Getting back to the U.S. situation, we are certainly a more affluent country than Brazil or Colombia. But as we learned in Econ 101, resources are always limited. If you have $1 billion available for urban transit, if you spend it on option A, it's not available to spend on option B. So even in our affluent country, it makes sense to look at how much transportation you get for each billion spent. In the 2005 Reason study on what we dubbed "Virtual Exclusive Busways," Ted Balaker and I did a back-of-the-envelope comparison of light rail, heavy rail, and BRT-on-priced lanes systems for large urban areas. From our previous work on HOT Networks, we'd estimated the costs of approximately 500 lane-mile (250 route-mile) HOT Net works in specific cities at from $3.5 to $6.8 billion, with an average of $5.4 billion. Data from FTA's recent New Starts projects gave us the capital cost per route-mile for nine light rail and three heavy rail systems. Using those numbers to estimate the cost of 250 route-mile systems gave us an average of $31 billion for light rail and $38.5 billion for heavy rail. Thus, a network of priced lanes that functioned as the virtual equivalent of exclusive busways would cost only 17% as much as an equivalent-size light rail system and only 14% as much as a heavy rail system.
Thus, while the comparison between BRT and rail is not quite as dramatic as in Bogota and Curitiba, the same general principle holds. You get a log more bang for the buck with BRT on exclusive or virtually exclusive lanes.
In recent policy papers focusing on Atlanta and Southern California, several of the innovative highway capacity solutions my colleagues and I have proposed included large-scale highway tunnels. These ideas didn't emerge from a vacuum. Rather, they were inspired by multi-billion dollar urban toll tunnel projects (done as long-term concessions) in places like Paris, Madrid, Sydney, and Melbourne. Yet because of the fiasco represented by Boston's (non-toll, non-concession) Big Dig, urban tunnels are having difficulty gaining acceptance among U.S. transportation planners.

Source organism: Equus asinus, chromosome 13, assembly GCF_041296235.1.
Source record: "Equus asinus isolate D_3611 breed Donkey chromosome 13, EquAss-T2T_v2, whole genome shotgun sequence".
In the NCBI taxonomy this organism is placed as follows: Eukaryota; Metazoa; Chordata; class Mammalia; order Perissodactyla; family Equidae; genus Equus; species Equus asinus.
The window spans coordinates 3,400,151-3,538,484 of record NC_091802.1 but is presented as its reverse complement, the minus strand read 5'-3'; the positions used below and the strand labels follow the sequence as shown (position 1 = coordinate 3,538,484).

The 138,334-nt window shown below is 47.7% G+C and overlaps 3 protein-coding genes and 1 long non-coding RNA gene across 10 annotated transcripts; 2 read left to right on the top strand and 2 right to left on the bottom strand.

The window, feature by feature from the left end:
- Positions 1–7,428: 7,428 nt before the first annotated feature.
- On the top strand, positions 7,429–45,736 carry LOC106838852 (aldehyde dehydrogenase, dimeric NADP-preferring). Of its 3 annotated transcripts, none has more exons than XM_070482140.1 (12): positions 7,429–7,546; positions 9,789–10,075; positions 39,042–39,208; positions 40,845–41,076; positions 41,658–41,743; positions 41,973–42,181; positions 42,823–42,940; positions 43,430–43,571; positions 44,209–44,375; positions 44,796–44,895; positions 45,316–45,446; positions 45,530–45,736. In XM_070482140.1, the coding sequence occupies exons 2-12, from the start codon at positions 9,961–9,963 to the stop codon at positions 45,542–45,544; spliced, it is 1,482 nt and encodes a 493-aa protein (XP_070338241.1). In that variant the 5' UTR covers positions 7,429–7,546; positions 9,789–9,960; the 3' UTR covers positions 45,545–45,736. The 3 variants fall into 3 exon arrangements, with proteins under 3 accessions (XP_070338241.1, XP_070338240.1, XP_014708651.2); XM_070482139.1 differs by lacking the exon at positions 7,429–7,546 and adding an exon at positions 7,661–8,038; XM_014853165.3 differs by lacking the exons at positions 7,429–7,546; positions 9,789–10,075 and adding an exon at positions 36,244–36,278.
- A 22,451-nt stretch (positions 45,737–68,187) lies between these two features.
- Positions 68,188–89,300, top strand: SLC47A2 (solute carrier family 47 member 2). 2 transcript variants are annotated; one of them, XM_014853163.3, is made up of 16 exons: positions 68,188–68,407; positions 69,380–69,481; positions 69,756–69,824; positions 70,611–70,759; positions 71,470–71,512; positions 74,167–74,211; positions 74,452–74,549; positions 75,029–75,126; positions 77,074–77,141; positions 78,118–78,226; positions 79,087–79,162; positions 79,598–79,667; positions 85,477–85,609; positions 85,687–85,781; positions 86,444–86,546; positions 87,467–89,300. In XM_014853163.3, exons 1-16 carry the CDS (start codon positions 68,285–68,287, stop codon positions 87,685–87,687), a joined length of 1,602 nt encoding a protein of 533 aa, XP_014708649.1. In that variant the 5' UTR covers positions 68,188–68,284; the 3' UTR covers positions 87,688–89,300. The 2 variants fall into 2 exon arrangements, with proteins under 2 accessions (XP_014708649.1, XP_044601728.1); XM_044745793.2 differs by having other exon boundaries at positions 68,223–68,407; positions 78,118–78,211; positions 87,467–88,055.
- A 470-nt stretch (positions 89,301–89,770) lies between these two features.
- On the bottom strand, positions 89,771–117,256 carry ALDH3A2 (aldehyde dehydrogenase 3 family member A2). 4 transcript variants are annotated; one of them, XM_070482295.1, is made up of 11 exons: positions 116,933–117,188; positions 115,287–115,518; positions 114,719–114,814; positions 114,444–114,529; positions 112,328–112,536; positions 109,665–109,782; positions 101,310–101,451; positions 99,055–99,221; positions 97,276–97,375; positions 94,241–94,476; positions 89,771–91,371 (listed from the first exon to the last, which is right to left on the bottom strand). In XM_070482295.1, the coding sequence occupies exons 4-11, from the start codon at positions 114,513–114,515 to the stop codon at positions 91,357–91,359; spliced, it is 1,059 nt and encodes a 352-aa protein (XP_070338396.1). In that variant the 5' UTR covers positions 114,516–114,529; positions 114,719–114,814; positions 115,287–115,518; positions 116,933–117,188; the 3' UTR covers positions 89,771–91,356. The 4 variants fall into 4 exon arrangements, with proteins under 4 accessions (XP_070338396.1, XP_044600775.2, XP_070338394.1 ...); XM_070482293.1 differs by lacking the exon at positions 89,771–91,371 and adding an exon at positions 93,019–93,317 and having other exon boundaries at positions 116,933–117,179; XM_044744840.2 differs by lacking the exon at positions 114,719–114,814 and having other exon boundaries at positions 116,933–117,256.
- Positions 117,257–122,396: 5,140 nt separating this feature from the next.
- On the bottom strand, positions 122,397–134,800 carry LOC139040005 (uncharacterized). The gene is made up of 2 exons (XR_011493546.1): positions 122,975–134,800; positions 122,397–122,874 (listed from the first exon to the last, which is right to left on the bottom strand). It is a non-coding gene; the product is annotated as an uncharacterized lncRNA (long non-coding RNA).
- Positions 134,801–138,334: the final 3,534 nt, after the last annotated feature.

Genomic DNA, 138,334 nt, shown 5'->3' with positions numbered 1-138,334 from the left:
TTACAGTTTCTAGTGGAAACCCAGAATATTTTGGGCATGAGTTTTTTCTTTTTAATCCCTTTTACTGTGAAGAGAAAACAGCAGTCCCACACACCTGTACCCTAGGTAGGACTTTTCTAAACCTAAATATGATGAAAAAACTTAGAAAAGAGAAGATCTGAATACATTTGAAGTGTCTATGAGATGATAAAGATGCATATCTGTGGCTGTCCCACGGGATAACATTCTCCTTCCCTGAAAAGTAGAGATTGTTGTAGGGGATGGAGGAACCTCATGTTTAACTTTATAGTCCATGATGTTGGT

That's why I'm pleased to tell you about the report of a study tour of European transportation tunneling, sponsored by the Federal Highway Administration. "Underground Transportation Systems in Europe: Safety, Operations, and Emergency Response—June 2006" is the report (www.international.fhwa.dot.gov/uts/index.htm).
The 11-member team toured tunnels and interviewed officials in Denmark, France, Norway, Sweden, and Switzerland in autumn 2005. Their report found much that could be adapted to this country, including the development of AASHTO guidelines for transportation tunnels, more research on incident-detection and response systems, better signage and procedures for escape routes, and better design features for optimal driver performance. The report cites the $2 billion A86 toll tunnel outside Paris as an example, for its full-size mockup used to test alternative visual treatments and other m otorist-friendly design features, and the use of LED edge-lighting systems in European tunnels to mark the pavement edges.
I think roadway tunnels have a key role to play in adding much-needed capacity to congested urban freeway systems—filling in missing links, providing previously inconceivable parallel routes, and perhaps putting certain existing freeway routes underground, to reclaim very valuable urban-core land (whose value could help pay for the project, unlike in Boston). Value-priced tolling and long-term concessions will be critically important for such tunnels: the former to keep them uncongested while raising a major portion of their capital cost and the latter to shift much of the risk from taxpayers (as with the Big Dig) to sophisticated investors.
The first time I got involved with the issue of earmarks in federal transportation bills was back in 1997, when the Mack-Kasich bill proposed devolving nearly all of the federal program to the states. The year before, California Gov. Pete Wilson's Commission on Transportation Investment, on which I'd served, had endorsed devolution, and Caltrans was lobbying in support of that position. One of the arguments Caltrans staff developed was the alarming (even then!) growth in earmarking by members of Congress. What I learned then was that this process greatly distorts the allocation of transportation resources within states. When a Congress member earmarks $X million for Project ABC, that's almost always just a small portion of the total cost of that project. So not only is this project elevated in priority, generally way ahead of projects that the state's own prioritization process has judged to be more cos t-beneficial. In addition, the earmarking means the state DOT has to raid other projects to come up with the rest of the money to implement Project ABC.